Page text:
Residents of Shanghai top fitness rankings
Shanghai may be renowned for being a cosmopolitan financial hub and effervescent party haven, but its residents evidently aren’t spending all their time in offices or clubs.
According to the 2014 National Fitness Survey that was released on Nov 25, Shanghai’s residents have been ranked as the fittest in China. The survey, which was jointly conducted by the General Administration of Sport of China and the Ministry of Education, compiled information from nearly 532,000 residents — aged between three and 69 — from 31 provinces, autonomous regions and municipalities.
Researchers evaluated survey participants based on factors such as body shape, which included measurements of their height, weight, chest, waist and hips, as well as physical tests, which required them to perform activities to determine grip strength, arm power and stamina. Zhejiang province came in second while Hubei took third place in the rankings. Beijingers were ranked sixth.
Residents of Shanghai believe that they were able to top the rankings largely due to a growing belief in staying healthy via the consumption of food with milder flavors and taking part in sporting activities.
“In this city where residents have a hectic lifestyle and are subjected to heavy work stress, many people, especially the young, are making it a point to squeeze in some time for sports. More and more people are adopting this sort of healthy lifestyle in recent years,” said Wang Jiani, 26, an e-commerce professional who jogs thrice a week.
Wang would occasionally make a 50-km round trip to Longteng Avenue, a waterfront route alongside the Huangpu River, to workout with other members of an amateur running club that regularly covers different routes in Shanghai.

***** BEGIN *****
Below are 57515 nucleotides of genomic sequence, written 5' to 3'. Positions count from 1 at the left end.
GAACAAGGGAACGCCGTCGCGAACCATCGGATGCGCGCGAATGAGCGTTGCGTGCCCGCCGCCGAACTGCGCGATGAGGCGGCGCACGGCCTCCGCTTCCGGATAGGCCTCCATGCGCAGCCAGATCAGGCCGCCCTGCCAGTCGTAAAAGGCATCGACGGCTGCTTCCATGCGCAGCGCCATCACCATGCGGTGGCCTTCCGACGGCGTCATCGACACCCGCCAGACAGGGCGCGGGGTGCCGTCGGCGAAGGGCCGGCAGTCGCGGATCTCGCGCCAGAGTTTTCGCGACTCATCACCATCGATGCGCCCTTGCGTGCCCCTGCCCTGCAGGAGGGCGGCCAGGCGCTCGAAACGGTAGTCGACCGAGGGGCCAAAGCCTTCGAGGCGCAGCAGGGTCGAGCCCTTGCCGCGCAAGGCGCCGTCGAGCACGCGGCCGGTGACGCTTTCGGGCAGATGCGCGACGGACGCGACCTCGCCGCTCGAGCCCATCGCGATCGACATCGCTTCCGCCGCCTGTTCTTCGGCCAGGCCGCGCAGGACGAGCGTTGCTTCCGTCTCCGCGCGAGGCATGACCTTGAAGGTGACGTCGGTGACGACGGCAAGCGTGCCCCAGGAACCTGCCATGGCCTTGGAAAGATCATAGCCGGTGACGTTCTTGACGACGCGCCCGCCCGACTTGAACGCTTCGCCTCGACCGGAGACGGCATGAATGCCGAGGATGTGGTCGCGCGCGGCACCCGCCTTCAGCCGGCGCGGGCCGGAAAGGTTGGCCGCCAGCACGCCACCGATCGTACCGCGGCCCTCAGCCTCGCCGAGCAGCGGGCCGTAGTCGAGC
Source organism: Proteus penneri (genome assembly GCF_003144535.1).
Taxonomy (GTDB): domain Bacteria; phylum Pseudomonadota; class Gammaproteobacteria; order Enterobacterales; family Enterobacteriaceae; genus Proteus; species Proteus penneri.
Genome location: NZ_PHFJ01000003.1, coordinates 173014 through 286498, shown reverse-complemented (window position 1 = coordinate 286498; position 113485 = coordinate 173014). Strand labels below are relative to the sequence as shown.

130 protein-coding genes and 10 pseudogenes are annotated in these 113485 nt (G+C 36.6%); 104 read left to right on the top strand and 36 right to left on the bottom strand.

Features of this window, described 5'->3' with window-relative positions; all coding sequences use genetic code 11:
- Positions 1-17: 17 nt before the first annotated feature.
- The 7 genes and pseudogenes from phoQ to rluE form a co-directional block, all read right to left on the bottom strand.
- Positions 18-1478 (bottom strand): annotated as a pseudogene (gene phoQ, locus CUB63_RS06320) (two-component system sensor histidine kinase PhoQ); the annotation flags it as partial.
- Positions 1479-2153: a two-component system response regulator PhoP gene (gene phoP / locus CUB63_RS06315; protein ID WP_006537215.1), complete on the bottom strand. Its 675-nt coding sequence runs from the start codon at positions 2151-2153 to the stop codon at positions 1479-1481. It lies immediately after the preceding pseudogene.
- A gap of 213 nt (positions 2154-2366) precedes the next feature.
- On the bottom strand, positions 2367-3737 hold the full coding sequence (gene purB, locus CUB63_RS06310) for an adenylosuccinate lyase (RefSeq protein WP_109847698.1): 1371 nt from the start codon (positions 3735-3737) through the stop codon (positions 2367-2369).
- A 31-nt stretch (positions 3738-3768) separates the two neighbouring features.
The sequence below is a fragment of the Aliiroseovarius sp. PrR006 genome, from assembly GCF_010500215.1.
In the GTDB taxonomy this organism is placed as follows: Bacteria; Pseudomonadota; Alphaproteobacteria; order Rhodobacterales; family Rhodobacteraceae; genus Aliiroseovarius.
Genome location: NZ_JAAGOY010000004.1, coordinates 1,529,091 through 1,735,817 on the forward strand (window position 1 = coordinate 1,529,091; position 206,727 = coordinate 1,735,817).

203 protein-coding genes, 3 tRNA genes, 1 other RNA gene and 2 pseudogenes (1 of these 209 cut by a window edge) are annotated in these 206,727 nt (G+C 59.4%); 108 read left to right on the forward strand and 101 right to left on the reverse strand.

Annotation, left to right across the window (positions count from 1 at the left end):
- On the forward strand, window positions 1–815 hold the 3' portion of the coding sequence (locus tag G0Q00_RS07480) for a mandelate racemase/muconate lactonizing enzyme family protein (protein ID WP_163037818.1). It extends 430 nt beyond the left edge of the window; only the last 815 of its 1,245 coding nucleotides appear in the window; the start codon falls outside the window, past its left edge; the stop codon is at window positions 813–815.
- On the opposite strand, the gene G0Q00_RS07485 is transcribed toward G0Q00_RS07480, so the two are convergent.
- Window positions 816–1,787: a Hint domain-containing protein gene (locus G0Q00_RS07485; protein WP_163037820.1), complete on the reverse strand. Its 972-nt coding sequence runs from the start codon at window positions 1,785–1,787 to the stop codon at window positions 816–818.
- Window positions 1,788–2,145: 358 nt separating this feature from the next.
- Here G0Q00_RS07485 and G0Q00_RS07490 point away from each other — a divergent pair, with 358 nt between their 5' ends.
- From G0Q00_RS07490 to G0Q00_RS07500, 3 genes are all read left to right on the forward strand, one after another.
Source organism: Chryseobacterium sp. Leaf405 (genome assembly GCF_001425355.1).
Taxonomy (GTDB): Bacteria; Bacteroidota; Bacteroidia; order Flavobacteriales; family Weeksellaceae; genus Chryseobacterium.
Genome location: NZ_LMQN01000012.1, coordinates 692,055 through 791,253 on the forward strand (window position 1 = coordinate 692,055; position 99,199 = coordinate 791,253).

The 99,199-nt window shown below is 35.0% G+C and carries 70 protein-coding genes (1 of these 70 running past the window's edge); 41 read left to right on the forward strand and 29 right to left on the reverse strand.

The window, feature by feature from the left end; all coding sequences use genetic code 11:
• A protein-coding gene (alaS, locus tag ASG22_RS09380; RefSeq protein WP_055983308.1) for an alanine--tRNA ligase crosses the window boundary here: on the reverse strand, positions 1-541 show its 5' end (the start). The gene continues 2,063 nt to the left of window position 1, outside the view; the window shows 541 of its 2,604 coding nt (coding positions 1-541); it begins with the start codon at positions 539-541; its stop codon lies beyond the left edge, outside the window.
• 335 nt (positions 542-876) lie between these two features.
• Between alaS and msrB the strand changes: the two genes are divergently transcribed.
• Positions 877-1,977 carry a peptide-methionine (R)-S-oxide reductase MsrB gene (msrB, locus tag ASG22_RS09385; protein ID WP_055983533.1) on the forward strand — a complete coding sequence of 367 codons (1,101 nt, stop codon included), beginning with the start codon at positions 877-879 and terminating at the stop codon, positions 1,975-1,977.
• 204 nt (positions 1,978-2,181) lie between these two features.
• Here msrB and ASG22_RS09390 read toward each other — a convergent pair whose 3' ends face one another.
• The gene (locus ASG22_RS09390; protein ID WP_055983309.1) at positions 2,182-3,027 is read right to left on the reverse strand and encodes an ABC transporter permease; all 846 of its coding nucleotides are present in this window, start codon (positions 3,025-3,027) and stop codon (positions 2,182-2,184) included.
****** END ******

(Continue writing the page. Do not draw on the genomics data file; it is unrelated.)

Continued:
According to a report published by the Shanghai Municipal Sports Bureau in August, more than 40 percent of the city’s residents had taken part in sports activities regularly over the past year, and running was cited as one of the most popular, alongside competitive walking, badminton, basketball and square dancing.
“The intense competition to secure a runner’s spot in the Shanghai International Marathon also serves as evidence of how popular running has become in the city. Such events further boost enthusiasm for sports,” Wang said.
This year’s Shanghai International Marathon, which was held on Nov 8, was oversubscribed by more than three times — over 120,000 people had signed up for the event which had 35,000 available slots — and those who registered only stood a 27 percent chance of success. On the whole, the number of
Wang Jiani, marathon events in China over the past three years have increased from 22 to nearly 100, attracting over 1 million people.
Shanghai residents also point to the abundance of sporting resources available in the city as one of the main reasons why they finished first in the rankings. In 2014, the Shanghai municipal and district government authorities had ploughed more than 323 million yuan ($50.51 million) into public fitness programs, a rise of 33 percent from the previous year.
Furthermore, there are currently 1,277 primary and high schools, accounting for 85 percent of the total in the municipality, that have opened their sports facilities to the public. Most of these facilities are available for an hour in the morning and another hour in the evening, while people can access them throughout the day during weekends. The government is also planning to create more small and medium-size sports venues for the public to ensure that residents have access to a sporting venue that is located within a 15-minute walk from their homes.
In this city where residents have a hectic lifestyle and are subjected to heavy work stress, many people, especially the young, are making it a point to squeeze in some time for sports.”
26, an e-commerce